The management of these proofs or evidences is an activity that is time-consuming because it is necessary to refresh the evidences on a regular basis, and thus demonstrate that with recent evidences, we have there the perfect testimony of our diligence to be compliant.
One of the problems is that there are two types of verification: verification of the design of a control, and verification of the effectiveness of a control. For example, the auditor wants to verify that there is a process to deactivate the accesses of employees who have left the organization. And ideally that the deactivation is done quickly (eg: at most 24 hours after the departure of the employee).
Design verification implies that the verifier will settle for just about any proof. For example, provide a sample of logs proving the prompt deactivation of 10 employees. In itself, this is valid evidence. But if we are dealing with an organization that has only managed to deactivate these 10 employees through the process, then the evidence is worthless and the organization is in fact not compliant but the auditor does not know it.
The second type of verification is more demanding and for example, in the above case, the verifier could himself select a sample of employees who have left the organization and request proof of the rapid deactivation of the selected employees. As it is a random sample, the idea is that if they are all compliant, the process is working well and the control is effective.
These checks that are made against a known standard are an activity whose value is widely recognized.
Sometimes, however, auditors come forward and want to check “the security of the organization”. They are sometimes mandated by a client, a bank that finances the organization, a strategic partner, etc. The problem with these checks is that they are rarely done against known or accepted standards. These verifications are therefore entirely or partially based on the individual skills of the auditor.
For example, here is an anecdote.
While I was carrying out a cybersecurity consulting mandate, an auditor commissioned by a client was putting the final touches to his recommendations. One of them required that the organization install cameras with microphones in all conference rooms and that the audio/video recordings be reviewed on a daily basis.
This was apparently intended to prevent outsiders such as consultants from going to isolate themselves in conference rooms and exfiltrate information from the organization. We are talking here about hiring 6 people, including 3 full-time, for each of the organization’s conference rooms, solely for the purpose of reviewing video recordings.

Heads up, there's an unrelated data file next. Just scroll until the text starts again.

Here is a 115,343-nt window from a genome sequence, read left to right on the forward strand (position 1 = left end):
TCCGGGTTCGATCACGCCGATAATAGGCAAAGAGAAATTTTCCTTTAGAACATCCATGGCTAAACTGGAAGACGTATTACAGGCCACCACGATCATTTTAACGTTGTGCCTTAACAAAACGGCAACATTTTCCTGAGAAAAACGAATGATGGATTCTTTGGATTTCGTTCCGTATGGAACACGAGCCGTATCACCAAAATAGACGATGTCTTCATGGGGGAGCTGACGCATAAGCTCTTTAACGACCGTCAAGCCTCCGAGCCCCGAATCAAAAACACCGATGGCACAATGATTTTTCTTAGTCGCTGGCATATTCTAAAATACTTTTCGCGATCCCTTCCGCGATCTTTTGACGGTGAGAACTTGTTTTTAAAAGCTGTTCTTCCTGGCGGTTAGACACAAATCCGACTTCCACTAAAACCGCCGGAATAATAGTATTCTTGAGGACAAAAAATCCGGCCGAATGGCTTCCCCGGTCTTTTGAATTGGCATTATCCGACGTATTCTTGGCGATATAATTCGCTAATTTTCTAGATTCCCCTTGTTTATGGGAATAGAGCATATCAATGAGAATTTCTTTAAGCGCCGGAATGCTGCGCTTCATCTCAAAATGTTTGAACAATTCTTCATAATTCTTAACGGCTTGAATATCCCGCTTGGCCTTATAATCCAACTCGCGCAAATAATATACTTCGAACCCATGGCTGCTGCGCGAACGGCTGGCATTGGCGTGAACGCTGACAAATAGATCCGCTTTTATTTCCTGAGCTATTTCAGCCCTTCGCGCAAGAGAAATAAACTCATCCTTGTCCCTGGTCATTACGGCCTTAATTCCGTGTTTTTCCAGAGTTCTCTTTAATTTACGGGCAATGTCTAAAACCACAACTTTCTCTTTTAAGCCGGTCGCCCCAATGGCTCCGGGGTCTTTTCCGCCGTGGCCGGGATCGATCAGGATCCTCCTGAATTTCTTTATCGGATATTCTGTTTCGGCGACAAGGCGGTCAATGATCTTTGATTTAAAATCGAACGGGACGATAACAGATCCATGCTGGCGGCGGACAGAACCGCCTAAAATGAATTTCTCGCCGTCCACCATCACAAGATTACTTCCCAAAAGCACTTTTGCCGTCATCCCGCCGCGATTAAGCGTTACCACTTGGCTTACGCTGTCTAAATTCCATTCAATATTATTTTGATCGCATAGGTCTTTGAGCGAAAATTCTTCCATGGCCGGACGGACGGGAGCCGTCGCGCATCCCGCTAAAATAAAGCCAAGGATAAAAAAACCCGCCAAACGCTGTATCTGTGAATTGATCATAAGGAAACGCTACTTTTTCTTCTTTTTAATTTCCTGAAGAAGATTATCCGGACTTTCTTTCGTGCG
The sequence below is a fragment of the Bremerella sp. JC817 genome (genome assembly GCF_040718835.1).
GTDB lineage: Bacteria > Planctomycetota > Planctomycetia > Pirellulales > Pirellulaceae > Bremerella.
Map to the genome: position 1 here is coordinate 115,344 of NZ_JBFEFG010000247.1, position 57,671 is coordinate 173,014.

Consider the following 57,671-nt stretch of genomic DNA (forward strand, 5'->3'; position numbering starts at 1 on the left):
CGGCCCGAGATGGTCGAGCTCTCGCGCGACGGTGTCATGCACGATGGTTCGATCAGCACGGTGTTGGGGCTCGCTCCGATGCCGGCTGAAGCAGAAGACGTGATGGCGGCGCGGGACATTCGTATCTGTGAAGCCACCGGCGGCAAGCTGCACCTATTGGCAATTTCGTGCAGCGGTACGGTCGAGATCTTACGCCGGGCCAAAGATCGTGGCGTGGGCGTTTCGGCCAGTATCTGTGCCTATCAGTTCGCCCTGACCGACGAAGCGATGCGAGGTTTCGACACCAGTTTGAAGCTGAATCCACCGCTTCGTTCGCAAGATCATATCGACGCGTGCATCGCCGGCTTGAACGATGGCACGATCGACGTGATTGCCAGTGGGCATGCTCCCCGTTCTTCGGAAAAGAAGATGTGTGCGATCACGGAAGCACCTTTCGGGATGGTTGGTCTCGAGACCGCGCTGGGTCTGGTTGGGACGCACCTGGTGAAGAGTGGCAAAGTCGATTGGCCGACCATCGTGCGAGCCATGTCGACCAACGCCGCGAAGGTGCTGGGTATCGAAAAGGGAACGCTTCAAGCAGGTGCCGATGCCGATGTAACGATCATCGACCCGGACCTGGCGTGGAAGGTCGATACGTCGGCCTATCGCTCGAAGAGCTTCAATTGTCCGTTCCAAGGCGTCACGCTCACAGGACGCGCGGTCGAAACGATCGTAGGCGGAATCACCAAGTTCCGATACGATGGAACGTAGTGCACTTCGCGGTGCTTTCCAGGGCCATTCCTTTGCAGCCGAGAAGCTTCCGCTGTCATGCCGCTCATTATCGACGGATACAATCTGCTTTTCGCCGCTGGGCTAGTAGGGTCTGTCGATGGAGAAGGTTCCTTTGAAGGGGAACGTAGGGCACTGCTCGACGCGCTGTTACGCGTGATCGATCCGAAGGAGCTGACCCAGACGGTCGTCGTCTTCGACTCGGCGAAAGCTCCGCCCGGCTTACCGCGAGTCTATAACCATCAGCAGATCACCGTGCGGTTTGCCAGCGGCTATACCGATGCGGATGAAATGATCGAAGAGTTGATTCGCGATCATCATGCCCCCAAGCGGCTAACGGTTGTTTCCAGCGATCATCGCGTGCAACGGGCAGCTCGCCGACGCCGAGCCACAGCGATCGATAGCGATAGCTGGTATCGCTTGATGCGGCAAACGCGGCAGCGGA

The problem (in addition to the fact that it would entail enormous costs for the organization and that it is contrary to privacy laws) is that such a requirement is not found in any standard and one wonders in what are the standards used by these private auditors. Still, the probability that the organization would implement this requirement was approximatively 0%.
What then, in the view that failure to implement the requirement could lead to termination of the contract with a customer?
This is where creative thinking comes in. The intent of the requirement is to prevent the use of conference rooms for data exfiltration by third parties. The organization resolved this dilemma by respecting the intent but deploying a compensating control: it issued a directive banning access to conference rooms to all consultants, with immediate disabling of such access. The cost of this control is almost nil, and the verifier had no choice but to accept it since the intention is respected
There are a lot of controls that are assumed to be expensive when reading the description. An example is the PR-PT-2 control of the cybersecurity framework from the NIST in the United States (National Institute of Standards and Technology). The control stipulates that removable media (USB keys, portable hard drives, CDs, DVDs, etc.) must be protected and their use must be restricted in accordance with the policy.
Attempting to deploy a control as depicted is sure to be a bumpy ride. Who has the right to use removable media? Why ? Are these people less at risk? Why ? How do we prohibit some and allow others? What does NIST mean by “protected”? Do we encrypt them? How do we make encryption mandatory and unavoidable?
Instead, let’s ask ourselves what the intent of the control is: It’s most likely to prevent an attacker from copying corporate data to a removable media and taking it outside. Such things happen on a regular basis even today. Thinking creatively, we could deduce that by deactivating the function of the USB ports allowing to connect storage units, we solve the problem. It is deployed with a GPO (Group Policy Object) in a Windows environment and it has a low cost. Exceptions can be made for people who need them to perform their duties. And this compensating control respects the intent of the control.
Good auditing standards not only list controls, but they also list control objectives. These objectives are, in fact, the intention of the control. If in doubt, do not hesitate to discuss these objectives with the auditor. This will allow you to think creatively, and avoid situations in which an auditor tries to impose a solution on you, without even knowing your organization. Personally, I recognize the right of auditors to point out my cybersecurity weaknesses, but I do not recognize their right to tell me how to remedy them. The remediation will be done in line with the culture of the company, the legal and normative frameworks in which it evolves, its technological and architectural foundations, its employees, etc.
Don’t underestimate the power of creative thinking. At Sémafor Conseil, we strive to always make this way of thinking available to you, so that the solutions offered to you are affordable, pragmatic and effective.